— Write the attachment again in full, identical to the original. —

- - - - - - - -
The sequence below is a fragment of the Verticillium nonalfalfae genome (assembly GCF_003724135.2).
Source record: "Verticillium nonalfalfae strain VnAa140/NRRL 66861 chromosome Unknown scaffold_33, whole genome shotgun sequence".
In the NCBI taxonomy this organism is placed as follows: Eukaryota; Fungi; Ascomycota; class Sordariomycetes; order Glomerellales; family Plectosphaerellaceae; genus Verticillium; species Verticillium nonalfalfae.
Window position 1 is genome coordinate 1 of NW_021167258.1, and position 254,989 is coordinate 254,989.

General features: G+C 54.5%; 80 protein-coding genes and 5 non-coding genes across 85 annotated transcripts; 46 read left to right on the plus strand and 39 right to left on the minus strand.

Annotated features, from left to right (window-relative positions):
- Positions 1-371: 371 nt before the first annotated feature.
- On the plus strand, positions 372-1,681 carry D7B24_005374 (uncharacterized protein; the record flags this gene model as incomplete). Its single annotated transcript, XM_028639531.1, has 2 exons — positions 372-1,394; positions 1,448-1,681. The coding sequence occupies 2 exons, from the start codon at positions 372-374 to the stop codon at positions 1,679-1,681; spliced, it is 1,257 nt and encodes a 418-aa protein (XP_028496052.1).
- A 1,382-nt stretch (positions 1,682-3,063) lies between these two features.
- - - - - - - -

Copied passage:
The sequence below is a fragment of the Verticillium nonalfalfae genome (assembly GCF_003724135.2).
Source record: "Verticillium nonalfalfae strain VnAa140/NRRL 66861 chromosome Unknown scaffold_33, whole genome shotgun sequence".
In the NCBI taxonomy this organism is placed as follows: Eukaryota; Fungi; Ascomycota; class Sordariomycetes; order Glomerellales; family Plectosphaerellaceae; genus Verticillium; species Verticillium nonalfalfae.
Window position 1 is genome coordinate 1 of NW_021167258.1, and position 254,989 is coordinate 254,989.

General features: G+C 54.5%; 80 protein-coding genes and 5 non-coding genes across 85 annotated transcripts; 46 read left to right on the plus strand and 39 right to left on the minus strand.

Annotated features, from left to right (window-relative positions):
- Positions 1-371: 371 nt before the first annotated feature.
- On the plus strand, positions 372-1,681 carry D7B24_005374 (uncharacterized protein; the record flags this gene model as incomplete). Its single annotated transcript, XM_028639531.1, has 2 exons — positions 372-1,394; positions 1,448-1,681. The coding sequence occupies 2 exons, from the start codon at positions 372-374 to the stop codon at positions 1,679-1,681; spliced, it is 1,257 nt and encodes a 418-aa protein (XP_028496052.1).
- A 1,382-nt stretch (positions 1,682-3,063) lies between these two features.